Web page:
One of the greatest challenges of delivering 3-D worlds via the Internet is that 3-D content is often massive in comparison to the speed of the Internet delivering it. World explorers are understandably impatient: they will give up on worlds that take too long to start up.
Several approaches can be pursued to overcome this challenge:
- Minimize resource size, using procedural generation of content, compression, and minification.
- Minimize server round trips to get resources, by using zip archives, parallelized resource loading, and local caches.
- Schedule just-in-time loading, sequencing when resources are loaded according to when the user needs them
Acorn provides support for many of these approaches (refer to the Acorn Resources chapter). This recipe highlights various ways that world-builders can take advantage of Acorn's built-in features to significantly reduce load lag. These techniques should be applied when creating a world's resource assets and when packaging them for deployment to an Internet server.
Create Small-sized Resources
Be Creative about Procedural Content
Procedural generation of a world's shapes and textures often yields the most dramatic reductions in resource size, as meshes and textures are usually a world's worst size offenders. It is not uncommon for multi-polygon models or high-resolution textures to be many megabytes big, each of which can potentially add seconds to load time over a slow Internet connection, wireless or otherwise. Add those delays up across all of a scene's assets and users could end up waiting minutes (or longer) before the scene is ready for them to explore.
Since Acorn is a full programming language, take advantage of its flexibility by writing custom Acorn code that uses clever algorithms to transform a small, low-fidelity "skeleton" into something that looks complex and interesting. For example:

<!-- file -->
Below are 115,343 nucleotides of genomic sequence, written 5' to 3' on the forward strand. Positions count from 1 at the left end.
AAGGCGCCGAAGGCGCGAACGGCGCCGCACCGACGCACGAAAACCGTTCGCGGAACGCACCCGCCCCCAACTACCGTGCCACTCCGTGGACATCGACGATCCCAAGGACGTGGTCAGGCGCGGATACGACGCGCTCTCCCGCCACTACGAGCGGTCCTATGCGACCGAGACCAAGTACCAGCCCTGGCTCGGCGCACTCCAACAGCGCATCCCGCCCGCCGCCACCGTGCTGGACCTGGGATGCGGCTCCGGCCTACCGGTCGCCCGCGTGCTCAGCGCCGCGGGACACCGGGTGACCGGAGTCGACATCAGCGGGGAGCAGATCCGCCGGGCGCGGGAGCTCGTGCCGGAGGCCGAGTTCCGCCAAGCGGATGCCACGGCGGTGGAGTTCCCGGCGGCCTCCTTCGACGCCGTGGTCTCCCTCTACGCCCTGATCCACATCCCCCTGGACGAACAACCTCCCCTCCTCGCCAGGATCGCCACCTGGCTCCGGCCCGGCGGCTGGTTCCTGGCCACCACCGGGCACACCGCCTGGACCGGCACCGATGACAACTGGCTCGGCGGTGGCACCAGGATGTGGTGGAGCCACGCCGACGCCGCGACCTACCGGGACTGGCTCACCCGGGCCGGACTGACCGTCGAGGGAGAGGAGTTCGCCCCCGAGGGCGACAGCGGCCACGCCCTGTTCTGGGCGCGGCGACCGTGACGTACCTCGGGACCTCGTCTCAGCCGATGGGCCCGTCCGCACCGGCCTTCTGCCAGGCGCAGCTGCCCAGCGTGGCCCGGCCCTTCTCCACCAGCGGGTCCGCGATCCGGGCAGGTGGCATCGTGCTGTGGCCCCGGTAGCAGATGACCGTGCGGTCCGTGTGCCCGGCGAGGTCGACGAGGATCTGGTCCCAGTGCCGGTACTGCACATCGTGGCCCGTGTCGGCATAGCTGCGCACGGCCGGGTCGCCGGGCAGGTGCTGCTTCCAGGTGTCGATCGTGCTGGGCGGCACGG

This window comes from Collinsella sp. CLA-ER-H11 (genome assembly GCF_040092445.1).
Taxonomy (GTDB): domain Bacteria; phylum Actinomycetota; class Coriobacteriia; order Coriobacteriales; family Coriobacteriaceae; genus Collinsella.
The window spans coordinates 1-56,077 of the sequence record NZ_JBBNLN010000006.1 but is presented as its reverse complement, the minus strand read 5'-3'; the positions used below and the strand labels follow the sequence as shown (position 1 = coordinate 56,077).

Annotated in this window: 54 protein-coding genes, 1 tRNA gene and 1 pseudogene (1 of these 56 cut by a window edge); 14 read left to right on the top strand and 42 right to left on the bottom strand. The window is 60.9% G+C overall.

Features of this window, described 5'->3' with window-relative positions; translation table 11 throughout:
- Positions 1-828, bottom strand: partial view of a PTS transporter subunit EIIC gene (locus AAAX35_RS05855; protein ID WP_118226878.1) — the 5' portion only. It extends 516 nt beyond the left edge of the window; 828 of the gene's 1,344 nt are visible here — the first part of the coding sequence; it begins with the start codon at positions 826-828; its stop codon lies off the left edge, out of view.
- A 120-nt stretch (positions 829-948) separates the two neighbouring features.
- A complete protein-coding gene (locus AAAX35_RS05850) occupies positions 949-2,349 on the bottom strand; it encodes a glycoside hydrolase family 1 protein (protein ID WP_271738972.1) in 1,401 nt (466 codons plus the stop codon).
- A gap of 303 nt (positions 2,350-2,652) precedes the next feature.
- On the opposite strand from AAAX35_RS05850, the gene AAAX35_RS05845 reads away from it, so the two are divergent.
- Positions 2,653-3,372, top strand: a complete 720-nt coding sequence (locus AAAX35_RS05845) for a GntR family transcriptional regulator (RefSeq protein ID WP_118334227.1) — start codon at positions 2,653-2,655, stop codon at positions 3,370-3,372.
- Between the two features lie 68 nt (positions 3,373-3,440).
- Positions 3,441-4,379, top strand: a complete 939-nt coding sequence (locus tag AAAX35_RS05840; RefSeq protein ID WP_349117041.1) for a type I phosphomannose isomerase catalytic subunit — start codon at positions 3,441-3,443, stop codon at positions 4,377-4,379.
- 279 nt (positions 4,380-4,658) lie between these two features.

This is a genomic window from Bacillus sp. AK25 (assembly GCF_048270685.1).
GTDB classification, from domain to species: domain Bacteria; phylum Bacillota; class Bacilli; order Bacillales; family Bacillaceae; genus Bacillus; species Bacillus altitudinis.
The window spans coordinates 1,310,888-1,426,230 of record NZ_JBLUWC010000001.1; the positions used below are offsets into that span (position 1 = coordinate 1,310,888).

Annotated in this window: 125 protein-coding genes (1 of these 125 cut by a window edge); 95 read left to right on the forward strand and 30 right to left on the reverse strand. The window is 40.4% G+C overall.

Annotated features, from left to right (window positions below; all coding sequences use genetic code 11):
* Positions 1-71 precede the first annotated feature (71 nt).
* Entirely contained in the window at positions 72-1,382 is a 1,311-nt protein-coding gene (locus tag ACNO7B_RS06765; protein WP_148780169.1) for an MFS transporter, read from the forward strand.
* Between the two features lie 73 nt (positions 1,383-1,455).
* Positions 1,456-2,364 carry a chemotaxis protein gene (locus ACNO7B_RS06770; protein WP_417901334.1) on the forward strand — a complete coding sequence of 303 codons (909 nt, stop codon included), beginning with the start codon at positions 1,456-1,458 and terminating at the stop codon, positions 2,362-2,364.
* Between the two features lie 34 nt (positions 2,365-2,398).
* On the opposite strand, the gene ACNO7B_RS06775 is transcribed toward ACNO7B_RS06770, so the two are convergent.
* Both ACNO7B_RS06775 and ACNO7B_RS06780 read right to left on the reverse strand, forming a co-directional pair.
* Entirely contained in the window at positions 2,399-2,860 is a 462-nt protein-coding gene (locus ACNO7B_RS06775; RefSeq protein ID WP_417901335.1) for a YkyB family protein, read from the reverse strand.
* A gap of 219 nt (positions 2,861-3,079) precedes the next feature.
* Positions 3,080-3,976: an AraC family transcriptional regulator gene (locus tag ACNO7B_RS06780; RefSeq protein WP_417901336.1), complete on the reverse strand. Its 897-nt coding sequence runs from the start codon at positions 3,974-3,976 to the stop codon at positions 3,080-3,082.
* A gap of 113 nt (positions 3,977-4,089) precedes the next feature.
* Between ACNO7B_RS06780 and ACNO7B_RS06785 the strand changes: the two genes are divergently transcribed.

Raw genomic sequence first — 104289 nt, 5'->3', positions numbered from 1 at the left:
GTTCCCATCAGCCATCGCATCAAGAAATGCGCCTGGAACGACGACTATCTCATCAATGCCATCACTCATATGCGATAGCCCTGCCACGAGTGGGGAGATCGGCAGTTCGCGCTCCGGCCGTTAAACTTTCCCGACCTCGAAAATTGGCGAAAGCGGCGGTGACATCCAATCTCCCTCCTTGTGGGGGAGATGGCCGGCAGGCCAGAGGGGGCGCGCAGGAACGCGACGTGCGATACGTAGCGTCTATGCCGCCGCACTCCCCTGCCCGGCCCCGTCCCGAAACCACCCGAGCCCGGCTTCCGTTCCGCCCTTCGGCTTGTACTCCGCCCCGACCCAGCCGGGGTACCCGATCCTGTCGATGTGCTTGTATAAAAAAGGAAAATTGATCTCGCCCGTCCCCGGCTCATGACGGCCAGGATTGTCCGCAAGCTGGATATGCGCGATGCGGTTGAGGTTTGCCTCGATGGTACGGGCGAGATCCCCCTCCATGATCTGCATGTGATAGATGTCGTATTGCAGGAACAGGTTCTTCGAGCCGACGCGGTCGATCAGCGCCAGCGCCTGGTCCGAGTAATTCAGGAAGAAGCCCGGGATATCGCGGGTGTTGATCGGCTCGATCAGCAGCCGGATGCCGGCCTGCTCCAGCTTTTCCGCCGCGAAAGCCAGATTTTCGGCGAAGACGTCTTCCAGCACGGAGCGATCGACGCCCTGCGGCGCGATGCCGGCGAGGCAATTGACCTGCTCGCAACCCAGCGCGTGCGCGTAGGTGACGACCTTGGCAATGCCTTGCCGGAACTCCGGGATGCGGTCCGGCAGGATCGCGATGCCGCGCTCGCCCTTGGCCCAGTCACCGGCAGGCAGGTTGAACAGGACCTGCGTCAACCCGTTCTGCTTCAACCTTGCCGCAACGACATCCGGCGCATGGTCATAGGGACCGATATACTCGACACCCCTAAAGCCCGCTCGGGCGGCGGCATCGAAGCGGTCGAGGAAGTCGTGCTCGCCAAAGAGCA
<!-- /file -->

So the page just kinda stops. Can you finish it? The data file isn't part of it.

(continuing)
- Begin with a few simple downloaded geometic shapes. Once downloaded, run them through Acorn code that extrudes, lathes, randomizes, and otherwise enriches that geometry. Finally, apply some subdivision algorithm, such as Catmull-Clark, to smooth the finished model.
- Download only a single template part, such as a roof tile, grass tuft or a bridge trestle, then algorithmically generate a shape mesh which duplicates that part hundreds of times at set positions
- Make use of texture shaders or algorithms to create visually complex surfaces, such as water, wood, stone, etc.
- Use random noise generators to generate terrain (or add realistic bumpiness to a coarsely-defined terrain) or visual variety to a small, predictable texture.
- Procedurally re-color one texture to create other similar ones
Procedural generation of a world's assets will not be effective in all situations. It can also add to the time and effort needed to create meshes and textures, particularly since most asset creation tools do not naturally support this ability. However, the technique can sometimes reduce resource size by one or more orders of magnitude.
Some worlds may deliberately choose a low-fidelity art style, such as a retro design that mimics the pixelated look of older generation games, makes use of blocky voxels (like Minecraft), or resembles the stylized landscapes and figures of cartoons. These art styles can often get away with using low-poly shapes and simply-colored textures, both of which will take up far less space than an art design aiming for photo-realistic landscapes and models.
Also, not every part of a scene requires the same level of detail. Those parts of a scene that are far away or rarely looked at can get away with less-detailed assets. It's a judgment call, as always.
Minifying and compressing resources can provide some modest reductions in resource size. Minifying mostly involves removing comments and white space. Resource compression should be performed when a world's resources are being prepared for deployment, a subject which we will return to in the summary.